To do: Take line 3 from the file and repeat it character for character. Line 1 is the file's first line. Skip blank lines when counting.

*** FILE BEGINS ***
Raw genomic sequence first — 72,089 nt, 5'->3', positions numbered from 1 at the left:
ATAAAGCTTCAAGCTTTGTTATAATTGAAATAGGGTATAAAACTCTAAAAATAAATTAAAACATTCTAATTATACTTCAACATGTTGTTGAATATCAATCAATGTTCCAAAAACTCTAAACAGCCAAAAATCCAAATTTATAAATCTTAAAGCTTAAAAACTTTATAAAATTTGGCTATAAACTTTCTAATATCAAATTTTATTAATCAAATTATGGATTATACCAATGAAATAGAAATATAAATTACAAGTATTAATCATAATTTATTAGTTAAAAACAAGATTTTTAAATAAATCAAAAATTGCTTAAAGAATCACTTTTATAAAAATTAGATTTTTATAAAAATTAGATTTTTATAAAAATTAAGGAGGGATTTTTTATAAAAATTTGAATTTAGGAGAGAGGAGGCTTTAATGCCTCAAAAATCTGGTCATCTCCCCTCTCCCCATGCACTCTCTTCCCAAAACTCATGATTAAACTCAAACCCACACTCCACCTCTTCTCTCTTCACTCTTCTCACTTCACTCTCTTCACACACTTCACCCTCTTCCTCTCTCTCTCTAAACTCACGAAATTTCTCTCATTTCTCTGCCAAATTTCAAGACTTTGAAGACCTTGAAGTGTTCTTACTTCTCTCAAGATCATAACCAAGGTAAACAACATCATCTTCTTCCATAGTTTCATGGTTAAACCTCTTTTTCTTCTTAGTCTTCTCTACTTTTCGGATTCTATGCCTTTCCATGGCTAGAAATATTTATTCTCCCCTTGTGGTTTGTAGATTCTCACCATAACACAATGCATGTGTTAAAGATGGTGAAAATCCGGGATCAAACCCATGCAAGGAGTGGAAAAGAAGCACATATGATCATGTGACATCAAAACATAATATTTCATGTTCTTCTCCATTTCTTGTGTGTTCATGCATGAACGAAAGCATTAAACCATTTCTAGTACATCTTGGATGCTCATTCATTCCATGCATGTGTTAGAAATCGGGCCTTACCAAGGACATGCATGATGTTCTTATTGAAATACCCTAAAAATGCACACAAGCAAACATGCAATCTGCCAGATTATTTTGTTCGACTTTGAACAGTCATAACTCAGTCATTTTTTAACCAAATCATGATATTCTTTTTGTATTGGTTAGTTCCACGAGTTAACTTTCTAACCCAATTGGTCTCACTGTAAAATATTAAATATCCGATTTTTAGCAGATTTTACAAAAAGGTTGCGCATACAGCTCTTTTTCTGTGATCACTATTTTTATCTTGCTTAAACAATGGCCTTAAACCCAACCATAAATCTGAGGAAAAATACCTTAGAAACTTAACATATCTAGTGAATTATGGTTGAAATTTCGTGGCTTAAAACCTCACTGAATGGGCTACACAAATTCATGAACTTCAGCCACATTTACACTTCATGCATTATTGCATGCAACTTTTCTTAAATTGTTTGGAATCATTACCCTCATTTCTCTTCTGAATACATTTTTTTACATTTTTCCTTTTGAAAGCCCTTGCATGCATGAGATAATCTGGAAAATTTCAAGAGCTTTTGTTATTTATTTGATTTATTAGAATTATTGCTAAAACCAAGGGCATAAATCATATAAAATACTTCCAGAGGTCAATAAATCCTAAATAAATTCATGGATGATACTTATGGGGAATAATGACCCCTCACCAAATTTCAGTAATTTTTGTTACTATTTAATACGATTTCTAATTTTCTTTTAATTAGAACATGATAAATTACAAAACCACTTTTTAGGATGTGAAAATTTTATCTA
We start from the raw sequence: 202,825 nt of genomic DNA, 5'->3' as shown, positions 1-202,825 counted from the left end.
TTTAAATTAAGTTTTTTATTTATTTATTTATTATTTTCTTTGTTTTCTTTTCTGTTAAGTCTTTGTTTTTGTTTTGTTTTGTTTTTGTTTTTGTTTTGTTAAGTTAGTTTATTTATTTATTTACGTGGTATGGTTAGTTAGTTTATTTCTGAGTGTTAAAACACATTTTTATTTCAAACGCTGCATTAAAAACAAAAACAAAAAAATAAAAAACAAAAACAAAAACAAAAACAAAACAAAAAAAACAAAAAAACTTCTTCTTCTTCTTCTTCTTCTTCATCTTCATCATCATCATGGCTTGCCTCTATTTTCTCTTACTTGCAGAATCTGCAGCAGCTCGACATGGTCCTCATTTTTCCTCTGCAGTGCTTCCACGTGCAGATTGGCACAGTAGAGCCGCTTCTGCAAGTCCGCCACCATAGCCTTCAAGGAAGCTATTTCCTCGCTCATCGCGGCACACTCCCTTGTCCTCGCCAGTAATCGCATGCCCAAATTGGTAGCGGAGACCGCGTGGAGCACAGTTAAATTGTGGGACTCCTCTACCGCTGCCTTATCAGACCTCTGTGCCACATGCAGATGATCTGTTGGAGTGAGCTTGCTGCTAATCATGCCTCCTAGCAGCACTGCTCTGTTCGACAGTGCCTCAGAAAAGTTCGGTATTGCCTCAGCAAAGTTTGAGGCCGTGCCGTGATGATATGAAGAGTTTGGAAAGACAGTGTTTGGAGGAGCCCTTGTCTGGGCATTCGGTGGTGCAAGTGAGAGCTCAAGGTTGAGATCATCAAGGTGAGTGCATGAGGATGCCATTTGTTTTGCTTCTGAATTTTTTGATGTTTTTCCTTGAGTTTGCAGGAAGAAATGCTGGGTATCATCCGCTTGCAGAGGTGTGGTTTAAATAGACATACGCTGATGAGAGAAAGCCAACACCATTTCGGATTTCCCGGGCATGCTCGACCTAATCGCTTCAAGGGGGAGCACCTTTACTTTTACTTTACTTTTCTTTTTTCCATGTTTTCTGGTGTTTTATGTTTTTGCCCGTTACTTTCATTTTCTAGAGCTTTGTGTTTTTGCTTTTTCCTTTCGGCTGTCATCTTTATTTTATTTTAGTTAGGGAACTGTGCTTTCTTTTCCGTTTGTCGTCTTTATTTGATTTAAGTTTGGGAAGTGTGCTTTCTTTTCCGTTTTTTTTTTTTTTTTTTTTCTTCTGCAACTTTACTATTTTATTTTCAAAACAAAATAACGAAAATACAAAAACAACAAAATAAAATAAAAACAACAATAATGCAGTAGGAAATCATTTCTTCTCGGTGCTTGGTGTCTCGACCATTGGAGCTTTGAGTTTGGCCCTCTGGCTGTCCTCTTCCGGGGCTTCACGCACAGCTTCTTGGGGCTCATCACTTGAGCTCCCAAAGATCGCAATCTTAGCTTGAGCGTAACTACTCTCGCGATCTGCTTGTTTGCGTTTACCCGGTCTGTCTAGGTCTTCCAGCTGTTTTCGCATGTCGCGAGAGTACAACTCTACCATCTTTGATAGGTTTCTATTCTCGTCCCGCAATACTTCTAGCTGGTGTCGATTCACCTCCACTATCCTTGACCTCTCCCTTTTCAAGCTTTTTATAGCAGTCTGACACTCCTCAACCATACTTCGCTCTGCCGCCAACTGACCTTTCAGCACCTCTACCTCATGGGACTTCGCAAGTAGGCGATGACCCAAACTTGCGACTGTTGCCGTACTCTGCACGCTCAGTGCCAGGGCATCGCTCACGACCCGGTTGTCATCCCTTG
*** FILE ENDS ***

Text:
We start from the raw sequence: 202,825 nt of genomic DNA, 5'->3' as shown, positions 1-202,825 counted from the left end.